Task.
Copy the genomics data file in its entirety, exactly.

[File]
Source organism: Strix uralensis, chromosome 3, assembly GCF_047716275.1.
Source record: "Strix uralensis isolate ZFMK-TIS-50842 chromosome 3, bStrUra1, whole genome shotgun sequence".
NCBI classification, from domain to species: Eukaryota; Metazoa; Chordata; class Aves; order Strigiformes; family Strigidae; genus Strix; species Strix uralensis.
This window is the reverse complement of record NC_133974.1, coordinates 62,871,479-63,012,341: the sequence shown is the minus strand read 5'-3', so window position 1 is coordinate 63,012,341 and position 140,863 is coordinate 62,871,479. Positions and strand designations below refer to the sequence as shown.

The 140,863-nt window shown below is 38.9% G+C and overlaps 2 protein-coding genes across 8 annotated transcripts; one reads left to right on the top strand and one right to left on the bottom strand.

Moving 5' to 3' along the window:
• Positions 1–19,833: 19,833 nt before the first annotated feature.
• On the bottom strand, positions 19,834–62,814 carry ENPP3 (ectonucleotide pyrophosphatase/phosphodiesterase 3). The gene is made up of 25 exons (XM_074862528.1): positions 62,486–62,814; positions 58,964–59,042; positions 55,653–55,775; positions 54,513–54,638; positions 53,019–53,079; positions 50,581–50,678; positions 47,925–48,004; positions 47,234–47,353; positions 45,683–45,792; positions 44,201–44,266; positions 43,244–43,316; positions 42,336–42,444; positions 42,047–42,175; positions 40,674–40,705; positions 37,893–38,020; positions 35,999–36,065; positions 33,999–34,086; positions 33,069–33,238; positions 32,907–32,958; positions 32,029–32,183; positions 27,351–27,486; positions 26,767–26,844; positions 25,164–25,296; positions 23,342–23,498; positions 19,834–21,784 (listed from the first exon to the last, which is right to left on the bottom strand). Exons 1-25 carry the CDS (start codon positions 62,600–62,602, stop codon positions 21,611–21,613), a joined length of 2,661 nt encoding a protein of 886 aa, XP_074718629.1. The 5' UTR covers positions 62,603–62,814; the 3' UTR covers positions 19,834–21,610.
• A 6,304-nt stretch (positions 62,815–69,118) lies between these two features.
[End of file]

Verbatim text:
Source organism: Strix uralensis, chromosome 3, assembly GCF_047716275.1.
Source record: "Strix uralensis isolate ZFMK-TIS-50842 chromosome 3, bStrUra1, whole genome shotgun sequence".
NCBI classification, from domain to species: Eukaryota; Metazoa; Chordata; class Aves; order Strigiformes; family Strigidae; genus Strix; species Strix uralensis.
This window is the reverse complement of record NC_133974.1, coordinates 62,871,479-63,012,341: the sequence shown is the minus strand read 5'-3', so window position 1 is coordinate 63,012,341 and position 140,863 is coordinate 62,871,479. Positions and strand designations below refer to the sequence as shown.

The 140,863-nt window shown below is 38.9% G+C and overlaps 2 protein-coding genes across 8 annotated transcripts; one reads left to right on the top strand and one right to left on the bottom strand.

Moving 5' to 3' along the window:
• Positions 1–19,833: 19,833 nt before the first annotated feature.
• On the bottom strand, positions 19,834–62,814 carry ENPP3 (ectonucleotide pyrophosphatase/phosphodiesterase 3). The gene is made up of 25 exons (XM_074862528.1): positions 62,486–62,814; positions 58,964–59,042; positions 55,653–55,775; positions 54,513–54,638; positions 53,019–53,079; positions 50,581–50,678; positions 47,925–48,004; positions 47,234–47,353; positions 45,683–45,792; positions 44,201–44,266; positions 43,244–43,316; positions 42,336–42,444; positions 42,047–42,175; positions 40,674–40,705; positions 37,893–38,020; positions 35,999–36,065; positions 33,999–34,086; positions 33,069–33,238; positions 32,907–32,958; positions 32,029–32,183; positions 27,351–27,486; positions 26,767–26,844; positions 25,164–25,296; positions 23,342–23,498; positions 19,834–21,784 (listed from the first exon to the last, which is right to left on the bottom strand). Exons 1-25 carry the CDS (start codon positions 62,600–62,602, stop codon positions 21,611–21,613), a joined length of 2,661 nt encoding a protein of 886 aa, XP_074718629.1. The 5' UTR covers positions 62,603–62,814; the 3' UTR covers positions 19,834–21,610.
• A 6,304-nt stretch (positions 62,815–69,118) lies between these two features.